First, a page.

He asked me if I remembered “those cookies” we had seen on the Food Network, and despite what sounds like a super vague description, I knew exactly what he was talking about.
Momofuku is a restaurant in NYC that calls itself a “noodle bar,” specializing in Asian cuisine like ramen and kimchi. It. Sounds. Fabulous. It has several “extensions” of itself, and the Milk Bar bakery is one of them, specializing in amazingly innovative and interesting desserts.
Their compost cookie®, created by chef/owner Chrisina Tosi, was featured on the Food Network, and upon hearing what was in it, Matt and I knew we needed to try a batch at some point in our dessert future.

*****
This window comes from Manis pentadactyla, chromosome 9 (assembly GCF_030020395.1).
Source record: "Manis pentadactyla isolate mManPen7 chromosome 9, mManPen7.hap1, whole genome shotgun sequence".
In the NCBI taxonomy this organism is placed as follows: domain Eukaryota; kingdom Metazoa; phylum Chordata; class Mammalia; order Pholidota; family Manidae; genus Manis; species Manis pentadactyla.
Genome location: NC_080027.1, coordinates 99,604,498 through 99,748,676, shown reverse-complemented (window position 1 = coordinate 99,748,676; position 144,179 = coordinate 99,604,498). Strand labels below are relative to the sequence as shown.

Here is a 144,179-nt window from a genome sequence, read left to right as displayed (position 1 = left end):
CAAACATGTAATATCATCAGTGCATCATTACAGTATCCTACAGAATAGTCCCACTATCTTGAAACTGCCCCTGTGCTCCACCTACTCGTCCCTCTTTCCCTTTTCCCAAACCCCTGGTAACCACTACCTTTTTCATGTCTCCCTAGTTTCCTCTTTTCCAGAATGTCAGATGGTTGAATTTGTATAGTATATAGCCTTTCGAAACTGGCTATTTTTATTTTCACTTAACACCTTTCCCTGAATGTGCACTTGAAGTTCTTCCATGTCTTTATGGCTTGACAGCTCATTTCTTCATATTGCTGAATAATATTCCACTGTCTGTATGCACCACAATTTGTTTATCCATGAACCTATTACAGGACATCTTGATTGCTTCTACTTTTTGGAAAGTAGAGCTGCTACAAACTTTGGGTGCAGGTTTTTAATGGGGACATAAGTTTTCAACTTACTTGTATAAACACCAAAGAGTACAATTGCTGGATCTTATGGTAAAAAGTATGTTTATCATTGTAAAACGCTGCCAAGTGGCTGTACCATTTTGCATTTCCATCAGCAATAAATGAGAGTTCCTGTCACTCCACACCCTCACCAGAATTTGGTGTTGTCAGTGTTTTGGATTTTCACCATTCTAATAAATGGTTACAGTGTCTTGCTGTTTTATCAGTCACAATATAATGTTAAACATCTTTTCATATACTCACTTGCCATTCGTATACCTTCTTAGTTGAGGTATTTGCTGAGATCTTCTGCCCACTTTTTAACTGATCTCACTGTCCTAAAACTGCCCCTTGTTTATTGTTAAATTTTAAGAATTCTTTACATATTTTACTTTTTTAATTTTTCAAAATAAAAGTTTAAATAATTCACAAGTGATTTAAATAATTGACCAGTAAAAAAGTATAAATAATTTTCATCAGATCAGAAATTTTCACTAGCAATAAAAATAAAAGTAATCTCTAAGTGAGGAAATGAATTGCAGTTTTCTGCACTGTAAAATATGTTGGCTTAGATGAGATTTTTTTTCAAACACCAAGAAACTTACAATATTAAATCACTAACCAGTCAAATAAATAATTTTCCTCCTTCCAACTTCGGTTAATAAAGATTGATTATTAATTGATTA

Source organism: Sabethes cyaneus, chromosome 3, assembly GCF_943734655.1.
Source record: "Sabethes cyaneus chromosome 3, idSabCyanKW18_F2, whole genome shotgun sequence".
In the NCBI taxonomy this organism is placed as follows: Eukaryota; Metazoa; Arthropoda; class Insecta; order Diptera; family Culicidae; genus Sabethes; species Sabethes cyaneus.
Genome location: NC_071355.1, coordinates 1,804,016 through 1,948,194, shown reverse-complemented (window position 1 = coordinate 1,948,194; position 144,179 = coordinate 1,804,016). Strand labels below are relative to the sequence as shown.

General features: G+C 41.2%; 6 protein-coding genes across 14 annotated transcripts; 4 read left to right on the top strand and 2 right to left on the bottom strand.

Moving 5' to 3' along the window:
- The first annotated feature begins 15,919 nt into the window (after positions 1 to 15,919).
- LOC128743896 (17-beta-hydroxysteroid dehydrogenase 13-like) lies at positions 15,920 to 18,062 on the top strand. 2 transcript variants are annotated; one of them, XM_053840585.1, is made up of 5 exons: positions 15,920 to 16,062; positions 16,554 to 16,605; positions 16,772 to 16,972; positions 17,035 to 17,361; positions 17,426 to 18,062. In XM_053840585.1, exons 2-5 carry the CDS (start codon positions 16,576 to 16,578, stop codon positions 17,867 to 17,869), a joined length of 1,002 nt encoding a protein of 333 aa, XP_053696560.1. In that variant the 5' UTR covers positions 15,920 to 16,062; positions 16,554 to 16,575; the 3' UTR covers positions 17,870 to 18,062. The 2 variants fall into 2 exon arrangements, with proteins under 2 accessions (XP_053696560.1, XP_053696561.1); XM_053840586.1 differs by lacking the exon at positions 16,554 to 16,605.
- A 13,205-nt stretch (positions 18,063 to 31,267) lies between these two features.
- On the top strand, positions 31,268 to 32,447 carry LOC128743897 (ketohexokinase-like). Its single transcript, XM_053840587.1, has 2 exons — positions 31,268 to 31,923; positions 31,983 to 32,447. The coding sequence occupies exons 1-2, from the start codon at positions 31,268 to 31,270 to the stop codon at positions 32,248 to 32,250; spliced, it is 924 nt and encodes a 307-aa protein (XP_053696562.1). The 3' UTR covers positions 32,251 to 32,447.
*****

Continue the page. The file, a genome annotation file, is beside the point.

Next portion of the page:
I happen to have a wonderful friend (hey, Brit!) who visited Milk Bar one summer and oh so graciously brought me back a compost cookie® so we could try it. Uhhhhhmazing. But NYC is far from here.
Huge WOMP WOMP.
BUT, lucky for me (and YOU), Milk Bar shares their compost cookie recipe right on their website! Score! A little adapting and BAM! we had incredible, wondrously tasty cookies in no time and we’ve made them approximately a bajillion times since.
Now, you may be wondering at this point why they’re called compost cookies.
Don’t worry– they aren’t full of anything gross, they’re simply a hodgepodge of several ingredients that come together so wonderfully that you’ll wonder why you never ate all of them together in a handful before making these cookies.
Some of the things you’ll find in these cookies:
•coffee grounds (eek!! MY FAV PART!)
Compost cookies? Garbage cookies? Kitchen sink cookies?
Whatever you want to call these cookies, they’re AMAZE-BALLS (and I don’t say that word often, or ever, if I can help it) because they have ALL THE FLAVORS.